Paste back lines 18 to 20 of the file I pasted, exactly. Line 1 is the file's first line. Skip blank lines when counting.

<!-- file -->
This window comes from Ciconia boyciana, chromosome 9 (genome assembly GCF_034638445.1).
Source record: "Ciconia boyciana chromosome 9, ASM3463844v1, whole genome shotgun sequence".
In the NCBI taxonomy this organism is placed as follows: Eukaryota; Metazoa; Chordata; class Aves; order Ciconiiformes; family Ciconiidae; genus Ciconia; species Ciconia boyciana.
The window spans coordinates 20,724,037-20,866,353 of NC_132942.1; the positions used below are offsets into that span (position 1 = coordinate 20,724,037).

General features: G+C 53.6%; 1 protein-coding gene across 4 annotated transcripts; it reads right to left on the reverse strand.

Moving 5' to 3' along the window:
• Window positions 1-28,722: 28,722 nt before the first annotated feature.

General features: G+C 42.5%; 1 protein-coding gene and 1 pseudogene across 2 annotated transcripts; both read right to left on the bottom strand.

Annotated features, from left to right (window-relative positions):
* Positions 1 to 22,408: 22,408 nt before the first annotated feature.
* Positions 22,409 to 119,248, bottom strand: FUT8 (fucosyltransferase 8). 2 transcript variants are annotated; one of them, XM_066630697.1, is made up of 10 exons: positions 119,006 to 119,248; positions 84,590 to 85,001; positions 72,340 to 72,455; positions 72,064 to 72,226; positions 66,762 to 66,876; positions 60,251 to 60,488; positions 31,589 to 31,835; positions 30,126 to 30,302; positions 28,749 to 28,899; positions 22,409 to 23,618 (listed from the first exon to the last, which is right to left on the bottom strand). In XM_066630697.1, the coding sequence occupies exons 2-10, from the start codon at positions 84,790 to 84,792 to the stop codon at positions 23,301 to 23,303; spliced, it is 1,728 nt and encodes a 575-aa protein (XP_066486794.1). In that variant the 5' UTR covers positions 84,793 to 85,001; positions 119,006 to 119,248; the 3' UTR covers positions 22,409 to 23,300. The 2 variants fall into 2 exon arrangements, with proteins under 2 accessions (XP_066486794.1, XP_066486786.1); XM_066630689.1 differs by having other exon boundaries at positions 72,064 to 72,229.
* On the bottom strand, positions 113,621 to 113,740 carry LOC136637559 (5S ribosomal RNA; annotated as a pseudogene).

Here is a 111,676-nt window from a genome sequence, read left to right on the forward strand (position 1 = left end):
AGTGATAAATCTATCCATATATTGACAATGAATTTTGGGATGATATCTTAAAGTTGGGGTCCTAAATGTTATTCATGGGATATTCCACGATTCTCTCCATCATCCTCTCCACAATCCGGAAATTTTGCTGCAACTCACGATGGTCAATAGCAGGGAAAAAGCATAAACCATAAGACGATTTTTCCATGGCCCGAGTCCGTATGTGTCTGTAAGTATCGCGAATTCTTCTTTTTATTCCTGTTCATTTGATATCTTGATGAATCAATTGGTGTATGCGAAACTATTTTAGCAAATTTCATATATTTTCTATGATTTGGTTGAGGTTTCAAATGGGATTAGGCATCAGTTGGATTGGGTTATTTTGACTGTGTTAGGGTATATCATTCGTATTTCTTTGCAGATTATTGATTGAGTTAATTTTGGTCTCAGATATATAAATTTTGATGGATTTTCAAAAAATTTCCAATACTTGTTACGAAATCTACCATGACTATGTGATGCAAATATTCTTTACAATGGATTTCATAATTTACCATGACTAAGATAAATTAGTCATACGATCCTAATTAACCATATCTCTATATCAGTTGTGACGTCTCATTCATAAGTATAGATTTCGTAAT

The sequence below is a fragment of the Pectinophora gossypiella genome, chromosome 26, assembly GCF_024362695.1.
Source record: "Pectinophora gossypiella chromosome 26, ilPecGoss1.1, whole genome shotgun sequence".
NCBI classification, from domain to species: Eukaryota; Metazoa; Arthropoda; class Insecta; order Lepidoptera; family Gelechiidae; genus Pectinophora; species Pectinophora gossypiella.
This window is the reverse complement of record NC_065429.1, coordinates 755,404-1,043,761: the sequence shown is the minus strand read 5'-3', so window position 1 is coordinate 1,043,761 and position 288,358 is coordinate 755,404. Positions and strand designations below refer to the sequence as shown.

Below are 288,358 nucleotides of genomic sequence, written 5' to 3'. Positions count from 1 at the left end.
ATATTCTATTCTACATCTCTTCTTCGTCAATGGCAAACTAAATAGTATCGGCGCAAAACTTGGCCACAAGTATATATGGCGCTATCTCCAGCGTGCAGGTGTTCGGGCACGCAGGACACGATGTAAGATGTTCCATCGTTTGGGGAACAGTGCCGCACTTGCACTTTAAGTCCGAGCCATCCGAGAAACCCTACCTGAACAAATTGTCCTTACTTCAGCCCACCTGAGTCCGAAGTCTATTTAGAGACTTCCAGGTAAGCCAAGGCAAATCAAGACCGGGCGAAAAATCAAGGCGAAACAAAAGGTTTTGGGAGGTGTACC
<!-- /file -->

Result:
This window is the reverse complement of record NC_065429.1, coordinates 755,404-1,043,761: the sequence shown is the minus strand read 5'-3', so window position 1 is coordinate 1,043,761 and position 288,358 is coordinate 755,404. Positions and strand designations below refer to the sequence as shown.

Below are 288,358 nucleotides of genomic sequence, written 5' to 3'. Positions count from 1 at the left end.
ATATTCTATTCTACATCTCTTCTTCGTCAATGGCAAACTAAATAGTATCGGCGCAAAACTTGGCCACAAGTATATATGGCGCTATCTCCAGCGTGCAGGTGTTCGGGCACGCAGGACACGATGTAAGATGTTCCATCGTTTGGGGAACAGTGCCGCACTTGCACTTTAAGTCCGAGCCATCCGAGAAACCCTACCTGAACAAATTGTCCTTACTTCAGCCCACCTGAGTCCGAAGTCTATTTAGAGACTTCCAGGTAAGCCAAGGCAAATCAAGACCGGGCGAAAAATCAAGGCGAAACAAAAGGTTTTGGGAGGTGTACC